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Reading’s Lack of Health Code Fines Raises Questions

Mar 04, 2019 08:02AM ● By Lisa Redmond

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READING – Since 2016, no food establishment in the town has been fined for health code violations by the Reading Health Department, according to Health Department data.

Good news, right?

Select Board Chairman Andrew Friedmann placed an item about health code violations on the selectmen’s Feb. 26 meeting agenda. But at the meeting, Friedmann tried to pull it off the agenda triggering a concern from Select member Barry Berman that the topic be discussed in the name of transparency.

Friedmann told the board he intended to pull the item off the agenda after he attended the Feb. 25 Board of Health meeting and asked questions about the lack of health code fines. He said he was satisfied with the answers.

But Berman said such an inquiry raises the question: “Is it safe to eat in Reading?’’

Selectman John R. Halsey said he received “a couple of calls’’ about this. “Is there something wrong?’’ he asked.

Friedmann explained that he became aware of a Freedom of Information Act request filed by health board member Emmy Dove, who requested data about the number of health code fines issued by the Health department.

The data showed that between 2009 and 2015 the Health Department issued an average of about 35 health code fines per year (excluding the violations of the now closed Romano’s Macaroni Grill). No fines have been issued by the Health Department since 2016, Friedmann said.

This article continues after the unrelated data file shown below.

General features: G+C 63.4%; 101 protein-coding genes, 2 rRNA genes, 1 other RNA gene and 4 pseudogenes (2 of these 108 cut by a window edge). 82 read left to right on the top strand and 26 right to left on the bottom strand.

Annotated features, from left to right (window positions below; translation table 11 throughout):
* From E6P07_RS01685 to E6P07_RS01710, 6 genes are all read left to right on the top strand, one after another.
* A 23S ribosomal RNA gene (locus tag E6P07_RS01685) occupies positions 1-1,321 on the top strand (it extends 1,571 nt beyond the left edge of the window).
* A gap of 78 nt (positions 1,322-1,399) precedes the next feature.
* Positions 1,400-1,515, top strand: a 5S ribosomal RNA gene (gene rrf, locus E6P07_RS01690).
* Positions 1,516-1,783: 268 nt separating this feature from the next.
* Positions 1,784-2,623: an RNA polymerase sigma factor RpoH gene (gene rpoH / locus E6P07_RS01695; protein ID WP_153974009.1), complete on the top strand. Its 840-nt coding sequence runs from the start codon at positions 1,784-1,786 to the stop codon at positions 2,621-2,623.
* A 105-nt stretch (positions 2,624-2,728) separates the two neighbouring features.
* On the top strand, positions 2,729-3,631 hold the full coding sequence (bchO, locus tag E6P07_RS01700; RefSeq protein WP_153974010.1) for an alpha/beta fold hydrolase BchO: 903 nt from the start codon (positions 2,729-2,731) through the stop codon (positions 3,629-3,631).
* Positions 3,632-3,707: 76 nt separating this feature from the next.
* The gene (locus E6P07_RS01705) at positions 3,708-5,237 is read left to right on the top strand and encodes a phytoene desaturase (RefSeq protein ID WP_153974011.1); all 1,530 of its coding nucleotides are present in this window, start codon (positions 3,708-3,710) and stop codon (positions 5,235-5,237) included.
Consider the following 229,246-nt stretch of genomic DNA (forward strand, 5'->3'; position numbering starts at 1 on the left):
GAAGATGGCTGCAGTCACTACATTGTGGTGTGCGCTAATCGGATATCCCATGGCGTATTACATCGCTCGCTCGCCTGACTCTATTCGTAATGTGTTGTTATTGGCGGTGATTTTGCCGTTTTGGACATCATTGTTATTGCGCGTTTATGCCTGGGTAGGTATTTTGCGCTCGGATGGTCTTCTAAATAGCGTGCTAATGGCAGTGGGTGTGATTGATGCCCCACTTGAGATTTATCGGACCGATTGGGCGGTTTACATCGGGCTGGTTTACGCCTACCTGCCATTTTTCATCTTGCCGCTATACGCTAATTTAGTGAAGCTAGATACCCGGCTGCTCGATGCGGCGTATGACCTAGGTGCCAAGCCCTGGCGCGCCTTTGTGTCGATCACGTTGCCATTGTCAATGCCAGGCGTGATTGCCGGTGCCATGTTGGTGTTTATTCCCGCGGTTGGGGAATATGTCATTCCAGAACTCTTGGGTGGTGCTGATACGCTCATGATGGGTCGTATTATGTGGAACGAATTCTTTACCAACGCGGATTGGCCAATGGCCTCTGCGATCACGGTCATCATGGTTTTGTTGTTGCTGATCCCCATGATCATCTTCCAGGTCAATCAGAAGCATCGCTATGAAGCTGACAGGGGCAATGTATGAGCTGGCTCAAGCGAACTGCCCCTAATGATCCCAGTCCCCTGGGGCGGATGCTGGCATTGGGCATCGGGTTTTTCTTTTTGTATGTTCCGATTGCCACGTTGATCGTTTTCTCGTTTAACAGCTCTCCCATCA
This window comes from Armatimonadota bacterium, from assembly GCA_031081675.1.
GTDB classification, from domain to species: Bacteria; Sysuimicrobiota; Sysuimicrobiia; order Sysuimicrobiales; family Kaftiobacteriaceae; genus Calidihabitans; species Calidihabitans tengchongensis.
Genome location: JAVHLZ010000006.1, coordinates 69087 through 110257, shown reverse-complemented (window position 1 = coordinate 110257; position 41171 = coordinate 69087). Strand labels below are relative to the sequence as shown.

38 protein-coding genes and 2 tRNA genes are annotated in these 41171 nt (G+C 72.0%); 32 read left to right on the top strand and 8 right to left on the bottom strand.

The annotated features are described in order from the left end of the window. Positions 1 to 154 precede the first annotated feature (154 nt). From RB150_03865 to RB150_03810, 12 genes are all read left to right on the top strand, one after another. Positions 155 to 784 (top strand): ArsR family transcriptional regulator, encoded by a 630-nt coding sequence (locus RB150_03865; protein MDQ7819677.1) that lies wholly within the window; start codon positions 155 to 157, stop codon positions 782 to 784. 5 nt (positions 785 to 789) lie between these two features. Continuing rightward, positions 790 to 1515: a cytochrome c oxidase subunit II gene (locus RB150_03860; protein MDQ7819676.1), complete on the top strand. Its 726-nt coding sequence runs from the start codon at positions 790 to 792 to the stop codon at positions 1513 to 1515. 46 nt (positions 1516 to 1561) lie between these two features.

Going from 35 per year to zero, Friedmann said, the discrepancy “caught my eye and gave me cause for concern.’’

The protocol for the town’s health agent is to inspect each food establishment annually. Health Agent Laura Vlasuk has a schedule of inspections, which she reports to the Board of Health monthly.

If violations are found in an establishment and they are not corrected, Vlasuk issues fines based on the violation. If the violations remain uncorrected, the owner of the establishment can be called before the Board of Selectmen under the threat of pulling the business’ permit to operate in town.

At the Feb. 25 Board of Health meeting, Vlasuk said food establishments in Reading have been compliant for several years, correcting any violations and eliminating the need to issue fines.

“I’ve had no problems,’’ she told Friedmann and the Board of Health.

Dove explained that as the newest member of the health board, she heard the Select Board state in December that there were no real violations in town. “It struck me as odd,’’ she said, so she filed a FOIA request with the Town Clerk.

While the no-fines questions has been answered, Friedmann and Dove suggested more transparency in the way the public can access such data. But Board of Health Chairman Kevin Sexton said the board needs to be careful what information is made public.

Sexton admits the “end game’’ is public health, but prematurely publishing of violations could hurt a business.

And Sexton noted he doesn’t want to “micro manage this.’’ He stressed that Vlasuk is “doing her job’ and that Friedmann seems to be “a little bit against’’ the health agent.

Friedmann responded, “I’m not creating a lynch mob…I don’t want my concerns seen as criticism.’’ But as a town official, he has “an obligation’’ to suggest changes if there is an issue.

It is in the public’s best interest to know if a food establishment had a critical violation that was not fixed.

Sexton agreed that having data is best. On this issue, he said, “We backed into it rather than go face forward.’’

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